Sens. John McCain and Barack Obama can make all the promises they want, but words only get them so far in their race to the White House.
To help them get to the finish line, they need the help of analysts, strategists and consultants -- all those experts making decisions behind the scenes.
Political consultants Todd Harris, a Republican, and Mary Anne Marsh, a Democrat, let "20/20" in on some tricks of the trade when it comes to playing the presidential campaign game, and winning.
Lesson 1: Pictures matter more than words.
"It's always visual first," Marsh said. "You make your first judgment based on their looks -- right or wrong, but on their looks. Do I like this person? Do they seem friendly? That makes all the difference in the world."
Before Sen. Hillary Clinton gave her convention speech, cameras caught staffers holding up four different pantsuits to see how each would look on camera. Some might call that superficial, but Marsh called it smart.
"The pantsuit made a big difference," she said. "When she walked on that stage, it didn't look great. But on TV, it looked fabulous with that background. And then you listened to every word she said. That's smart."
Visual strategizing goes far beyond pantsuits.
"Campaigns have gotten very, very good at manipulating the picture," Harris said. "If John McCain is gonna give a speech about the economy and jobs, I guarantee you, they will put a backdrop behind him that is somehow reflective of that message, whether it's working people or a banner that says, 'Jobs, jobs, jobs, jobs, jobs.'"
"You could be sitting at home, cooking dinner with your TV on mute," said Harris, "but you're looking up, and you're seeing John McCain. And you're seeing over his shoulder the word 'Jobs.' And even if you're not paying attention to what he's saying, they're communicating that message to you."
Sometimes the most powerful messages aren't planned at all.
"One of the most compelling images of the entire Republican convention was when Sarah Palin's daughter, Piper, was sitting there with little baby Trig on her lap. And she was smoothing his hair," Harris said. "And then at one point, she actually licks her hand … to mat down his hair. I know so many people who, even though that has nothing to do with politics, has nothing to do with policy, they instantly fell in love with the Palin family."
Sometimes, images can do more harm than good.
Marsh remembered when George H.W. Bush was perplexed by a price scanner at a supermarket checkout counter.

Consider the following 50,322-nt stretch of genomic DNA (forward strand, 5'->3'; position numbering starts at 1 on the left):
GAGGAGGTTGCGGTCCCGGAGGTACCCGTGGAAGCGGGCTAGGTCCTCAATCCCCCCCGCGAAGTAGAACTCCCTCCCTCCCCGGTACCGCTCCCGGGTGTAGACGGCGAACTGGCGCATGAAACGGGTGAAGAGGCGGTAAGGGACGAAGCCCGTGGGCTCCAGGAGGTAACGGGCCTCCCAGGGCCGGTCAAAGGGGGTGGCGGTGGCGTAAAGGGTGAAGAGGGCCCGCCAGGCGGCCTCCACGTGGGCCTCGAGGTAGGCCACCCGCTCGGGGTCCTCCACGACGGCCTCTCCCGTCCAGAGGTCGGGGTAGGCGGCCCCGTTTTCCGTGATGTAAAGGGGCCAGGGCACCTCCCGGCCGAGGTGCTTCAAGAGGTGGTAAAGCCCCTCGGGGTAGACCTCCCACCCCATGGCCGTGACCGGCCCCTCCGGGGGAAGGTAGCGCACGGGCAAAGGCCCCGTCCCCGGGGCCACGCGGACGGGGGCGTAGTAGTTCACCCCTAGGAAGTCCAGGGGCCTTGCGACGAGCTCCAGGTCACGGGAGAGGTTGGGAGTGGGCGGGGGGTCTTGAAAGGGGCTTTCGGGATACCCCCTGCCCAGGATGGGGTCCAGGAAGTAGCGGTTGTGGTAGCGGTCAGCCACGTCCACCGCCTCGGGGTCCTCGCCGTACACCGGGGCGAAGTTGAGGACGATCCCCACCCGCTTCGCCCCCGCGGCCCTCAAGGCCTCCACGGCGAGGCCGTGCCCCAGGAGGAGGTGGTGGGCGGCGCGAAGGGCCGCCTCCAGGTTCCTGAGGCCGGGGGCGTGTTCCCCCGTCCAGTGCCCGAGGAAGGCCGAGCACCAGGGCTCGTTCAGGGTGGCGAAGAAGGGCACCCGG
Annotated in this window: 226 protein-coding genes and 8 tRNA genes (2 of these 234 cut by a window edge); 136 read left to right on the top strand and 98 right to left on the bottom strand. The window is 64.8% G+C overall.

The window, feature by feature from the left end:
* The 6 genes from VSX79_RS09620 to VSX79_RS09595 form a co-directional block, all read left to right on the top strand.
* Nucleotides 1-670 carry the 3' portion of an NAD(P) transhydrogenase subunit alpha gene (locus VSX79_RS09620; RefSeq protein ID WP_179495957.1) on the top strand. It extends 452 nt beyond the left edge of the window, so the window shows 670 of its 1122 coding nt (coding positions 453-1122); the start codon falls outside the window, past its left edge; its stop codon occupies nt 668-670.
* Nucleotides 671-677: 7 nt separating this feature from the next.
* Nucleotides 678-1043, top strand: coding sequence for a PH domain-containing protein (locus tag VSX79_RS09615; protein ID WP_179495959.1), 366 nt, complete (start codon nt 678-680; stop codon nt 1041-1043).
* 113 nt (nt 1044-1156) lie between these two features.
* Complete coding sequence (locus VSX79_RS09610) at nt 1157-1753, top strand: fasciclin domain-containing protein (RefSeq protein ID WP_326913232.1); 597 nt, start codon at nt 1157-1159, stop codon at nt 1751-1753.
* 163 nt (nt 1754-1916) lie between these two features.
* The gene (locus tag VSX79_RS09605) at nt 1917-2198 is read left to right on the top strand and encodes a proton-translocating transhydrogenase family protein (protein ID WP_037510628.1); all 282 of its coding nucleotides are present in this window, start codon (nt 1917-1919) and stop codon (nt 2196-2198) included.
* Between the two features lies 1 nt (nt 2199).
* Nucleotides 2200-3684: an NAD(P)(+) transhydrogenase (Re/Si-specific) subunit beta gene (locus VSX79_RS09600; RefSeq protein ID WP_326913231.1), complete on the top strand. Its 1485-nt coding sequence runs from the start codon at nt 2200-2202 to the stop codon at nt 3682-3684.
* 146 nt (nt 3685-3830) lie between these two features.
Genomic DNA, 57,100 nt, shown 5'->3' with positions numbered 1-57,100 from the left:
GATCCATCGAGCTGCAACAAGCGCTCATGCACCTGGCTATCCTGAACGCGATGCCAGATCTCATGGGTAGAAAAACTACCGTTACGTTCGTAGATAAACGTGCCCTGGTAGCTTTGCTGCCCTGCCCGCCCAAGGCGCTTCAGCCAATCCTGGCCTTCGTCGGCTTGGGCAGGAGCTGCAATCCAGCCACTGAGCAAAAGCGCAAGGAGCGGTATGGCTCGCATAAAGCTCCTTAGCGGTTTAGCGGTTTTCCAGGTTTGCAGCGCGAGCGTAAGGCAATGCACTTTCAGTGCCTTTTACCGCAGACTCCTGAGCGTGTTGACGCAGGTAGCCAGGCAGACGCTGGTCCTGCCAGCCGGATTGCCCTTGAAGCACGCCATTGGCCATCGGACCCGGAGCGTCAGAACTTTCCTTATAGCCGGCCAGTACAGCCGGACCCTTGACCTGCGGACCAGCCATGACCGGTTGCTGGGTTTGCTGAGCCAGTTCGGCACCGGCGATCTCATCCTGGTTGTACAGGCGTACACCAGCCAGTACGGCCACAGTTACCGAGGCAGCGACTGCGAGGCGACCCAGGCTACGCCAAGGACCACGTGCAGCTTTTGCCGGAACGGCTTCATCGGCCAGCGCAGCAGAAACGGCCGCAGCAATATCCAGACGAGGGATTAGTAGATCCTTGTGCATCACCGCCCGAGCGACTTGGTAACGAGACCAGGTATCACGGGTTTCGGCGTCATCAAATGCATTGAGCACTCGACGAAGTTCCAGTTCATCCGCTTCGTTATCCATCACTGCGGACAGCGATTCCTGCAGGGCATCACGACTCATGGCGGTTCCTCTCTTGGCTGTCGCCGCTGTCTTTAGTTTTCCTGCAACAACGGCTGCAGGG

"To average Americans, that represented he was out of touch," Marsh said. "They go shopping every day. They get their groceries. They scan their groceries. He had no idea what it was."
"Michael Dukakis, in the tank with the helmet," she said. "Again, out of touch. He tried to play military, even though he served. But it just didn't look right."
"No one said anything in any -- each one of those examples, not a word was spoken," she said. "But the pictures told the whole story."
Lesson 2: Voters want to hear the hard truth, except when they don't.
"Voters think that they want a truth-teller," Harris said. "They will tell you that they want someone who will tell it like it is. You know, 'Just give us the hard truth.' Except that they don't want that."
Harris pointed to the Republican primary in Michigan. The state had been losing jobs and McCain didn't sugarcoat his message to the voters, telling them, "I have to tell you that some of those jobs aren't coming back."
At the Republican debate, then-candidate and former Massachusetts Gov. Mitt Romney shot back at McCain.
"I disagree," he said. "I'm going to fight for every single job."
"The truth is a lot of those jobs, most of those jobs probably aren't going back," Harris said. "But voters didn't want to hear that. But if you asked voters, 'Do you want a politician who will give you the hard truth, even if you don't like it? Or do you want someone who's gonna pander to you and tell you exactly what you wanna hear?', they're always gonna say, 'Give us the hard truth,' except when it comes time to actually hearing it. And then they usually don't wanna hear it."
"In Michigan, with an economy hit as hard as it's been hit," Harris said, "they didn't wanna hear the straight talk. They wanted to hear that those jobs were coming back. And Mitt Romney won the primary."
Lesson 3: Voters need to like you before they'll vote for you.
Who would you rather have a beer with: Obama or McCain? In some ways, that question matters more to voters than policy positions.
"That's the magic combination in politics, that people have to get to know and like you before they believe and trust you," Marsh said.
A big part of being likable is being relatable.
"You want to help that candidate show the average voter, 'I'm just like you,'" Harris said. "Voters will look at someone and say, 'He's just like me. She's just like me. Therefore, they're gonna understand my problems. They're gonna understand my challenges, so I'm gonna put my faith and my trust in them.'"
Candidates make themselves "just like you" by telling voters about their life stories.
"A campaign at its core essence is about a story. It's not unlike your favorite book or your favorite movie," Harris said. "Every policy position on a campaign, every speech that they give, they all contribute to that overarching narrative."
When voters hear that narrative, they feel closer to the candidate. That might be why we've seen so much passion from voters this campaign season.
"Just like people will cry in their favorite books, cry at the end of their favorite movies," Harris said, "a good political campaign tells a story that moves people, not politically, but emotionally."